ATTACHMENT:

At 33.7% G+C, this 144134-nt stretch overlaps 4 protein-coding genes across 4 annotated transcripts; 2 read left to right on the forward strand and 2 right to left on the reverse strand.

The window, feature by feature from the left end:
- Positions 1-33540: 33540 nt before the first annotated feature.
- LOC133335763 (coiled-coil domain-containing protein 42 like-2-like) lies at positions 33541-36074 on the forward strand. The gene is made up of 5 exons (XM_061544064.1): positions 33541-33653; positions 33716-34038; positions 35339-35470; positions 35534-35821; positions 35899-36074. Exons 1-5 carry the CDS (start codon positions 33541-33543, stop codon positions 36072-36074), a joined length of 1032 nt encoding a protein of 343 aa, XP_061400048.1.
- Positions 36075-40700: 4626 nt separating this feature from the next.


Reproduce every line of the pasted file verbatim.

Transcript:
At 33.7% G+C, this 144134-nt stretch overlaps 4 protein-coding genes across 4 annotated transcripts; 2 read left to right on the forward strand and 2 right to left on the reverse strand.

The window, feature by feature from the left end:
- Positions 1-33540: 33540 nt before the first annotated feature.
- LOC133335763 (coiled-coil domain-containing protein 42 like-2-like) lies at positions 33541-36074 on the forward strand. The gene is made up of 5 exons (XM_061544064.1): positions 33541-33653; positions 33716-34038; positions 35339-35470; positions 35534-35821; positions 35899-36074. Exons 1-5 carry the CDS (start codon positions 33541-33543, stop codon positions 36072-36074), a joined length of 1032 nt encoding a protein of 343 aa, XP_061400048.1.
- Positions 36075-40700: 4626 nt separating this feature from the next.